Support for gold amid economic and banking sector concerns

Investors continue to opt for the precious metal amid economic and banking sector concerns

A shop attendant carries a tray of gold necklaces at a jewellery store in Singapore September 18, 2008. Gold reversed earlier gains to fall below $860 per ounce on Thursday, down about 0.4 percent from the previous day, as buying ran out of steam. It had earlier risen by more than 3 percent to $892.10, extending its biggest ever one-day rise in absolute dollar terms on Wednesday, when buyers flocked to the precious metal as a safe haven asset, and as a hedge against falling stocks.  REUTERS/Vivek Prakash (SINGAPORE)
Gold prices rise as traders look ahead to US inflation data and a decision on interest rates by the Federal Reserve. Photo: Vivek Prakash/Reuters

The price of gold (GC=F) rose on Tuesday as investors continue to opt for the precious metal amid economic and banking sector concerns.

Focus turned to US inflation data due this week for hints on what path the Federal Reserve may take with interest rates.

Gold was trading up 0.28% at $2,038.90 (£1619.62).

This isn't far from the August 2020 record of $2,069.40, according to Refinitiv data.

“Gold prices appear range-bound through the early part of weekly trading, although buyers will be happy to see that bulls managed to defend previous psychological resistance at $2,000 as support following the profit taking that took place late last week," Jameel Ahmad, chief market analyst at CompareBroker.io, said.

"This represented a pat on the back for those who remain bullish on the precious metal over the longer-term. Tomorrow’s inflation report out of the United States is seen as the key risk for gold price this week.”

Ahmad also highlighted that gold buyers want to see indications of inflation cooling off in the US.

“This would provide hope that at some point later this year the Fed will begin to prepare investors for the eventual return of lower rates in the United States,” he said.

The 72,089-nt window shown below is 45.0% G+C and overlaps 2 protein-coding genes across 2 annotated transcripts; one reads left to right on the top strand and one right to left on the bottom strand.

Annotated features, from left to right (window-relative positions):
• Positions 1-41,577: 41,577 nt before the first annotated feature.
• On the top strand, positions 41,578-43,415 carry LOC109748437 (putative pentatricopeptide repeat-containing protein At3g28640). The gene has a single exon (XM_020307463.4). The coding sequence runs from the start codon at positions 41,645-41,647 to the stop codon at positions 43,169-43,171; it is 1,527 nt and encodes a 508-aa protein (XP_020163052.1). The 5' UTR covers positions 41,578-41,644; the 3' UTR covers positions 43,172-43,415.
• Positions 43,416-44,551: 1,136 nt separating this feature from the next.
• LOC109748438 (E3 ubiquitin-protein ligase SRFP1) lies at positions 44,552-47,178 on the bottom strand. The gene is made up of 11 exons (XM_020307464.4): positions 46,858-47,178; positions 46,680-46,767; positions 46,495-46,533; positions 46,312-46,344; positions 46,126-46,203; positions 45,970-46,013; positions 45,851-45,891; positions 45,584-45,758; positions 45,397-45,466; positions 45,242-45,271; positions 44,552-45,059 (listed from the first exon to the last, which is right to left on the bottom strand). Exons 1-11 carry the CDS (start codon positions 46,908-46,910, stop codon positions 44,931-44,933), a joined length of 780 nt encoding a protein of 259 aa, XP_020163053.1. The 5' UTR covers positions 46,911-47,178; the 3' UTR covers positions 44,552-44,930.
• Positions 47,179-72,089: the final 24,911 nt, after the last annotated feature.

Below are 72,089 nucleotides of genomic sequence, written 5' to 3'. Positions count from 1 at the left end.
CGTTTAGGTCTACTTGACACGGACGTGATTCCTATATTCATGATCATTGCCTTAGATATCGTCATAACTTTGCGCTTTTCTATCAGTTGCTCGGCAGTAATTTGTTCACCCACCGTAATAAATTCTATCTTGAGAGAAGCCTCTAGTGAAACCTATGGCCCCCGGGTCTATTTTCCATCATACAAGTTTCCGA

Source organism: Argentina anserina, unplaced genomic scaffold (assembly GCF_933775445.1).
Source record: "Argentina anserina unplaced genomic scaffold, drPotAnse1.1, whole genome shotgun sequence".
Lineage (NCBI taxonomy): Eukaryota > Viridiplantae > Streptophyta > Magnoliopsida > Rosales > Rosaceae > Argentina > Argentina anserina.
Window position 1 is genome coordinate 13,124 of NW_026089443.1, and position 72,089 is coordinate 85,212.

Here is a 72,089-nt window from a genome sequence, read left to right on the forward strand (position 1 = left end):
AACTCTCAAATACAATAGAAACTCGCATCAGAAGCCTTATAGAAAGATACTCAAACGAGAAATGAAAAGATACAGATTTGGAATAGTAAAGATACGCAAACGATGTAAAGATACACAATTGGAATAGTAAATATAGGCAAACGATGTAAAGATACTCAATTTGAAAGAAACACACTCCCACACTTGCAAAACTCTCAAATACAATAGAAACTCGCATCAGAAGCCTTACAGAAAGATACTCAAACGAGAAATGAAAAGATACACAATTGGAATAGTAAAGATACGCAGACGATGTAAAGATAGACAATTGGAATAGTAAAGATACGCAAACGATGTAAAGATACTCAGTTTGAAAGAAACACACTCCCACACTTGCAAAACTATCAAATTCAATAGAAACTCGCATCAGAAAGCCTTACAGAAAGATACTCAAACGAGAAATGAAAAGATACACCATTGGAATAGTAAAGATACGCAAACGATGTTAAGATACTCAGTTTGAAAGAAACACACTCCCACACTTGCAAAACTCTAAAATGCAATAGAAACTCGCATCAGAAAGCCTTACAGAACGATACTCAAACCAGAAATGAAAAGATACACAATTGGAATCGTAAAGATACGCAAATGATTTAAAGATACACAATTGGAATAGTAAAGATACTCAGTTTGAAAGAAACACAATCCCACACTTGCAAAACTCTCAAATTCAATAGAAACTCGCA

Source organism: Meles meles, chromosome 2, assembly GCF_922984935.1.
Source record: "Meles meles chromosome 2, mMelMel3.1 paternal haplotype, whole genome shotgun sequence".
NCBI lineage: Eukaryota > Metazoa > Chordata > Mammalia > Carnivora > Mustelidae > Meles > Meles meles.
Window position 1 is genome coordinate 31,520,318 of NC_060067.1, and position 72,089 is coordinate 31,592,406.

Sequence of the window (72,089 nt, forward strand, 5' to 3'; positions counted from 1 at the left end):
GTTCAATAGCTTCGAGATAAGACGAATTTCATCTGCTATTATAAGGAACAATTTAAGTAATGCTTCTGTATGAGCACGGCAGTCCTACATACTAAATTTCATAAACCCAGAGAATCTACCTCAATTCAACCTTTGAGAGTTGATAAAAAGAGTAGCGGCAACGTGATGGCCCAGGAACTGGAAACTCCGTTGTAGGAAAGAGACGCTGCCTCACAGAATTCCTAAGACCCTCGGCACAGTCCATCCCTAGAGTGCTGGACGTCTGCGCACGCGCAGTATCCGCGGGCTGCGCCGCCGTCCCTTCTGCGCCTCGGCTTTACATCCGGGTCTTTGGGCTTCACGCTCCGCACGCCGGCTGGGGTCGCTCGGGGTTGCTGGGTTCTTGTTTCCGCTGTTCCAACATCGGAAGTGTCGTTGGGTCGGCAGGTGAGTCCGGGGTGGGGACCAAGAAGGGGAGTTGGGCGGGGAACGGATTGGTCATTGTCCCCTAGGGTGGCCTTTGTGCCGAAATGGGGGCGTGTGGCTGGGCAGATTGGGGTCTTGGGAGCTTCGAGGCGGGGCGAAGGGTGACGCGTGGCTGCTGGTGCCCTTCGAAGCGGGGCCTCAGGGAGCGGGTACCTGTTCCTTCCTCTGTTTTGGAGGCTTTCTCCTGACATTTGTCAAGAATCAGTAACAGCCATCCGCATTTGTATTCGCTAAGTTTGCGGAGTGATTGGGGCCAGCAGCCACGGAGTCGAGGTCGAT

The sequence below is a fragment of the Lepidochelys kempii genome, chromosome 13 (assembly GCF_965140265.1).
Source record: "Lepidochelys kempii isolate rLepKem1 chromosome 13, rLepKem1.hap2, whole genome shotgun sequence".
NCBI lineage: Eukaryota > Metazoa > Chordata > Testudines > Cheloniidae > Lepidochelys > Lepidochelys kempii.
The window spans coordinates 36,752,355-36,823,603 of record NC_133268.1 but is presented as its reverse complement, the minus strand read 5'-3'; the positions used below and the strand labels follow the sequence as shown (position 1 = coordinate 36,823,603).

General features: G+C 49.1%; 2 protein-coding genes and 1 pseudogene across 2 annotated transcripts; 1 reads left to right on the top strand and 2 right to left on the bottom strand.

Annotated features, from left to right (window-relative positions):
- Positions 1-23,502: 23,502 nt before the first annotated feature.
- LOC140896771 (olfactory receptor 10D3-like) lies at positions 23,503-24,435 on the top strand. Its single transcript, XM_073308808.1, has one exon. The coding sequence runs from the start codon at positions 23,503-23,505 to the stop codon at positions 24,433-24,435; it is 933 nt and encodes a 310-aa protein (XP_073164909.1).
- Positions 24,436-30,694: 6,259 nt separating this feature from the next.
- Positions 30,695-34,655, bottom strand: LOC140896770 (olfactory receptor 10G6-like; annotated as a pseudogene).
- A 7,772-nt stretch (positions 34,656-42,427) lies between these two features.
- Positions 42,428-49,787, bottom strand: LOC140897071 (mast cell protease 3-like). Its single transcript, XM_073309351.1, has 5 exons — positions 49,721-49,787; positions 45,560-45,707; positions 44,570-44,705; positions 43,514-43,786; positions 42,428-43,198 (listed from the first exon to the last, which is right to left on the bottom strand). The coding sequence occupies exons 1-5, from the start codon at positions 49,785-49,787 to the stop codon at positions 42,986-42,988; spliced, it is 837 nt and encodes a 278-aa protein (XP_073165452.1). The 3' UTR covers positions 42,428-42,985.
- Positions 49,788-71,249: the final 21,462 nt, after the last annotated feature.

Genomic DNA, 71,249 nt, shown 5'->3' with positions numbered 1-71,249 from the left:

Gold price outlook

While the expectation of a Fed rate cut "is a bit too optimistic and early", gold could consolidate around $1,980-$2,060 in the short term, Carlo Alberto De Casa, external analyst at Kinesis Money, told Reuters.

However, for now, he said markets are in a "wait and see" mode as the Fed will take into account the US consumer price index (CPI), which is due on Wednesday.

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So far, higher interest rate expectations have pushed back bullion from near record-highs. However, many traders still appear reluctant to give up on a record price.

Investors are currently pricing in an 88% chance of the US central bank holding rates in June, after chair Jerome Powell recently said that policy decisions will be data driven. He also hinted at a pause in the cycle.

Meanwhile, Commerzbank analyst Carsten Fritsch said in a note to clients that there is no scope for the Fed to implement rate cuts this year and said gold is therefore likely to remain above the $2,000-mark.

Gold appeal

The appeal to buy gold has also been supported by the banking sector crisis, due to its lack of counterparty risk and its safe-haven reputation.

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Moreover, investors have wanted to better diversify their existing portfolios — whether that be cash, stocks or other digital currencies. A trend that Doug Turner at Kinesis Money thinks will continue whilst fears and stability within the banking sector remain.

In other precious metals, silver (SL=F) was trading down 0.15% to $25.79.

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